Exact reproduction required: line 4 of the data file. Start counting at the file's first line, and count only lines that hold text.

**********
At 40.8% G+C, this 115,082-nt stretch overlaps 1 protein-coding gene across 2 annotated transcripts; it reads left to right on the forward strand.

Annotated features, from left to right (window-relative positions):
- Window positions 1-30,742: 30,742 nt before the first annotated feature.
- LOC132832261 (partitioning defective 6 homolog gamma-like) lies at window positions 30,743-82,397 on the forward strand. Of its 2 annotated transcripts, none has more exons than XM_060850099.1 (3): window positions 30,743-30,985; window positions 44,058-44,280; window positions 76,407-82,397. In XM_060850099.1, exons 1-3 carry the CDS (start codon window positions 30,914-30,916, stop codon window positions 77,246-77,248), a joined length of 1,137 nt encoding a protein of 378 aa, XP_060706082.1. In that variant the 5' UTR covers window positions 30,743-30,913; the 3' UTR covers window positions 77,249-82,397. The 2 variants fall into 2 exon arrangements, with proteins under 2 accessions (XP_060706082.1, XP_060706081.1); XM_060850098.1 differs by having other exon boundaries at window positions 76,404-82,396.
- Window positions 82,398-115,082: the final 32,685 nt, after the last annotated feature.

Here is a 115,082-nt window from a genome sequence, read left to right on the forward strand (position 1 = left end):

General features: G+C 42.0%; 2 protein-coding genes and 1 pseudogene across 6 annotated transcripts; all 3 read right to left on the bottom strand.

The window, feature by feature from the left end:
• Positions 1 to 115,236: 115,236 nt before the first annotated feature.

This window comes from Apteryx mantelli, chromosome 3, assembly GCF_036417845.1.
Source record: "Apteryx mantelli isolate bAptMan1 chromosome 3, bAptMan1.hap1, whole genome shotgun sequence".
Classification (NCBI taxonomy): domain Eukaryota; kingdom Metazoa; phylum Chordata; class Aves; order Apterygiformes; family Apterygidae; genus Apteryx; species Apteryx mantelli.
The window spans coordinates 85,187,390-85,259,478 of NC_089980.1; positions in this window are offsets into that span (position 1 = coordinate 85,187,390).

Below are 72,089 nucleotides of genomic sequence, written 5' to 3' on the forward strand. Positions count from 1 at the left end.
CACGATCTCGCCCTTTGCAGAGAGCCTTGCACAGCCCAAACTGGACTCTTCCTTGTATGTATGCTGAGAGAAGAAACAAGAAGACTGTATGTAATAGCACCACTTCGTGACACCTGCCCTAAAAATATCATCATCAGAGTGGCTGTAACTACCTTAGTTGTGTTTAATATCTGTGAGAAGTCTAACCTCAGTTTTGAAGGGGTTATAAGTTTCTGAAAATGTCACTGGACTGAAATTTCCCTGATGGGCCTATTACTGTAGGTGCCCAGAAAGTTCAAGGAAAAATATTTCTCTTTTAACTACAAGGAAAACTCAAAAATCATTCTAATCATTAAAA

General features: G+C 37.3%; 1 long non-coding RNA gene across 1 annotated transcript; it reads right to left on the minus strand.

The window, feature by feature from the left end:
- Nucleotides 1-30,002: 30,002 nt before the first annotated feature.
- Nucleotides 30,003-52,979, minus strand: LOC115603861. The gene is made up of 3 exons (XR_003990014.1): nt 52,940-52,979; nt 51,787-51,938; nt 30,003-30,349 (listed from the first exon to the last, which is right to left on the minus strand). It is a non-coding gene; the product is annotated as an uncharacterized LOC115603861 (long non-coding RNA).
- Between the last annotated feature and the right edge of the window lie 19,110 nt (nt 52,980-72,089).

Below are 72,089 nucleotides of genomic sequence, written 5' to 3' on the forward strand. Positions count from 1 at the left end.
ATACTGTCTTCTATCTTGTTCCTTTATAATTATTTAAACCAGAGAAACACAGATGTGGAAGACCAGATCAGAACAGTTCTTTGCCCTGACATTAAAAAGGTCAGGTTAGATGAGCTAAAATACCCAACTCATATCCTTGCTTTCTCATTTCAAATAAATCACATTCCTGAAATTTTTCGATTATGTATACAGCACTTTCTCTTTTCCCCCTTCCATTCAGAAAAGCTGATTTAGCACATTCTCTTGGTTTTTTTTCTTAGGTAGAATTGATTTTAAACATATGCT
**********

- LOC132832261 (partitioning defective 6 homolog gamma-like) lies at window positions 30,743-82,397 on the forward strand. Of its 2 annotated transcripts, none has more exons than XM_060850099.1 (3): window positions 30,743-30,985; window positions 44,058-44,280; window positions 76,407-82,397. In XM_060850099.1, exons 1-3 carry the CDS (start codon window positions 30,914-30,916, stop codon window positions 77,246-77,248), a joined length of 1,137 nt encoding a protein of 378 aa, XP_060706082.1. In that variant the 5' UTR covers window positions 30,743-30,913; the 3' UTR covers window positions 77,249-82,397. The 2 variants fall into 2 exon arrangements, with proteins under 2 accessions (XP_060706082.1, XP_060706081.1); XM_060850098.1 differs by having other exon boundaries at window positions 76,404-82,396.